12. I can’t thank you enough for writing this. Every word of this rings true.

    Publications such as First Post cater to search bots rather than human readers and therefore do not feel the need to have a value system or a moral compass. These newsrooms feel like acid factories and I am glad someone chose to articulate this reality.
    ~ An Ex Network18er

  13. jay

    this is with regard to gina’s comment about journalists not standing together. why has that suddenly come up in this case? when tony joseph was forcing people out of BW (those who were part of the earlier team), indrajit gupta benefited and was a willing tool. so why should other journalists shed tears for him? there is a hindi saying – jaise karni vaise bharni. you sow as you reap. that the quartet is the brightest is a subjective statement, right?
    this happens across the media world – a new editor comes and plots to get existing staff to leave and bring in his own people. people are deliberately treated shabbily so that they leave and if they don’t they are sacked on grounds of non performance after ensuring that their stories are not used or story ideas struck down. one doesn’t hear of journalists saying they must stand together when that happens.
    the forbes india sacking is being treated differently only because it is management driven. it shows the inherent hypocrisy of indian journalists – when journalists sack others purely on ego grounds that is alright. when the management does it, it becomes a huge issue. saw this during the newsx controversy also.

    1. Deepak M

      “Shows the inherent hypocrisy of indian journalists – when journalists sack others purely on ego grounds that is alright. when the management does it, it becomes a huge issue.” — You summed it up precisely, Jay!

    2. BwJourno

      After Prosenjit Datta took over from Jehangir Pocha as the editor of Businessworld in 2009, many senior journalists left Bw because Pro was making life hell for them by not only killing story ideas but also stories whose ideas he had himself cleared earlier. Many of those journalists who left took a big hit in their long journalistic careers, with some even leaving Bw and then looking for a new job in journalism (with the consequence of having no negotiating power whatsoever).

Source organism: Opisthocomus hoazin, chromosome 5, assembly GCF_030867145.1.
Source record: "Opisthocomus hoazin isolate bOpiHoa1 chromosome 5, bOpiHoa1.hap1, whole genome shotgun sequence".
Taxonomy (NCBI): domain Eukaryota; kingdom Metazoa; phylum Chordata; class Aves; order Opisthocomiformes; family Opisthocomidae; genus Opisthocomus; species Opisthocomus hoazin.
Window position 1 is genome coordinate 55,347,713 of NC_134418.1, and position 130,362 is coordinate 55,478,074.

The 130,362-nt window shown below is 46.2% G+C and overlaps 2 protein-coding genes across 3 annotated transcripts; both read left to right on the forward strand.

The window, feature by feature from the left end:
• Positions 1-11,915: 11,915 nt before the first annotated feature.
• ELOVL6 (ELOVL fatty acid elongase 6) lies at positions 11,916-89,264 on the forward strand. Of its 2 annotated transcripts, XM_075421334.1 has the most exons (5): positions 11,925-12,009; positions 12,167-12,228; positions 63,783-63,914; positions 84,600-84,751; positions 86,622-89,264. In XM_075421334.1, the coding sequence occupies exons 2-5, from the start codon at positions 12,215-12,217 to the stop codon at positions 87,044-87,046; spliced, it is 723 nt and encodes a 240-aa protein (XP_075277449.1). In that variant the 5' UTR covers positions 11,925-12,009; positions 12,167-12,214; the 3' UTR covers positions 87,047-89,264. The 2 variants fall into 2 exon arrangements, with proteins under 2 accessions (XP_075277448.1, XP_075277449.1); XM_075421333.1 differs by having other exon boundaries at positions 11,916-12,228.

14. sandeep murthy

    IG, Shishir and Charles realized that the magazine was not making money and will not make money even in the distant future. As the group does have the wherewithal to sell and distribute a magazine.
    They can cry wolf about being ousted, and if their performance was not up to the mark. As shown by the poor fiscal performance of the magazine. They can claim that they did some nice covers but did they really worry about what the readers of the magazine wanted.
    Business readers unlike business journalists are not looking for negative stories all the time. Forbes either dished out meaningless gyan or negative stories without any learning.
    Forbes India did not have a clear positioning. So all those talking about this dream team of journalists are journalists not readers of the magazines.

  15. Anonymous

    While what happened at Forbes should not have happened the way it happened, let us look at the bigger picture for the print media. As things stand, magazines can give themselves 4-5 years and the newspapers 10-12 years more (I am talking about the period they are able to sustain some salary increments). The good news is that the move to make news websites paid has started paying off in the West. Low overheads and unlimited space is something which will accelerate the move to the Net in coming days.

  16. M.S.Bisaria

    Journalists bring about the wrongs that are happening in the system, the human resource and the industries included. Giving them such a treatment is highly condemnable inasmuch as it would virtually result in the closing down of the top class business magazine which I would be missing. This arbitrary action calls for a strict action against the person(s) responsible for this high- handedness in going back from the terms of appointment.

  17. […] this month, four senior editors of the Indian edition of Forbes were booted out of the business magazine. Editor Indrajit Gupta, managing editor Charles Assisi, photography […]